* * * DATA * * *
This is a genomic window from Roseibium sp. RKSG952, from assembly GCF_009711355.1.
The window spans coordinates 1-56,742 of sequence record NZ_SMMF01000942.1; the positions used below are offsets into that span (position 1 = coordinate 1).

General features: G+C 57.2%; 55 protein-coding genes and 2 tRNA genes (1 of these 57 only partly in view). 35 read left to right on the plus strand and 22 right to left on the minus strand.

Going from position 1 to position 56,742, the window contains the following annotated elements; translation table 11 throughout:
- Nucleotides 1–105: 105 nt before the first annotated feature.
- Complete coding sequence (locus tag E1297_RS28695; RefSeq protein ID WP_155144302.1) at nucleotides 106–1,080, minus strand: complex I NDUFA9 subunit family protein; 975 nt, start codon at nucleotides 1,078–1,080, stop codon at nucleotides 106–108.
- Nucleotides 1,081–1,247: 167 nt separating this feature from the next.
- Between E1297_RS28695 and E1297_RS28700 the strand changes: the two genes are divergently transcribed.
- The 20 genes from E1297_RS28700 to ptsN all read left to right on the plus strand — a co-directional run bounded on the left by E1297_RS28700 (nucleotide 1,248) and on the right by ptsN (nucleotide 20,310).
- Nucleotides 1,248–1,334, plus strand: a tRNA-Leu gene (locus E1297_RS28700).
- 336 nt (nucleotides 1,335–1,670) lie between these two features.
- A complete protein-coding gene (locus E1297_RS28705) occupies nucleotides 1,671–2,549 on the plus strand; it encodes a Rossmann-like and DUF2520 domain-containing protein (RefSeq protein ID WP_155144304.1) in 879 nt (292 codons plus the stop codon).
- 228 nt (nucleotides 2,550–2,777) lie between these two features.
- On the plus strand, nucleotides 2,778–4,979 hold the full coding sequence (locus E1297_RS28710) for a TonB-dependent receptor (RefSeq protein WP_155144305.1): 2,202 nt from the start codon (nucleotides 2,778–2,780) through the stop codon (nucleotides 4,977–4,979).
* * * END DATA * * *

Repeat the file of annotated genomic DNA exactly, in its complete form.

This is a genomic window from Roseibium sp. RKSG952, from assembly GCF_009711355.1.
The window spans coordinates 1-56,742 of sequence record NZ_SMMF01000942.1; the positions used below are offsets into that span (position 1 = coordinate 1).

General features: G+C 57.2%; 55 protein-coding genes and 2 tRNA genes (1 of these 57 only partly in view). 35 read left to right on the plus strand and 22 right to left on the minus strand.

Going from position 1 to position 56,742, the window contains the following annotated elements; translation table 11 throughout:
- Nucleotides 1–105: 105 nt before the first annotated feature.
- Complete coding sequence (locus tag E1297_RS28695; RefSeq protein ID WP_155144302.1) at nucleotides 106–1,080, minus strand: complex I NDUFA9 subunit family protein; 975 nt, start codon at nucleotides 1,078–1,080, stop codon at nucleotides 106–108.
- Nucleotides 1,081–1,247: 167 nt separating this feature from the next.
- Between E1297_RS28695 and E1297_RS28700 the strand changes: the two genes are divergently transcribed.
- The 20 genes from E1297_RS28700 to ptsN all read left to right on the plus strand — a co-directional run bounded on the left by E1297_RS28700 (nucleotide 1,248) and on the right by ptsN (nucleotide 20,310).
- Nucleotides 1,248–1,334, plus strand: a tRNA-Leu gene (locus E1297_RS28700).
- 336 nt (nucleotides 1,335–1,670) lie between these two features.
- A complete protein-coding gene (locus E1297_RS28705) occupies nucleotides 1,671–2,549 on the plus strand; it encodes a Rossmann-like and DUF2520 domain-containing protein (RefSeq protein ID WP_155144304.1) in 879 nt (292 codons plus the stop codon).
- 228 nt (nucleotides 2,550–2,777) lie between these two features.
- On the plus strand, nucleotides 2,778–4,979 hold the full coding sequence (locus E1297_RS28710) for a TonB-dependent receptor (RefSeq protein WP_155144305.1): 2,202 nt from the start codon (nucleotides 2,778–2,780) through the stop codon (nucleotides 4,977–4,979).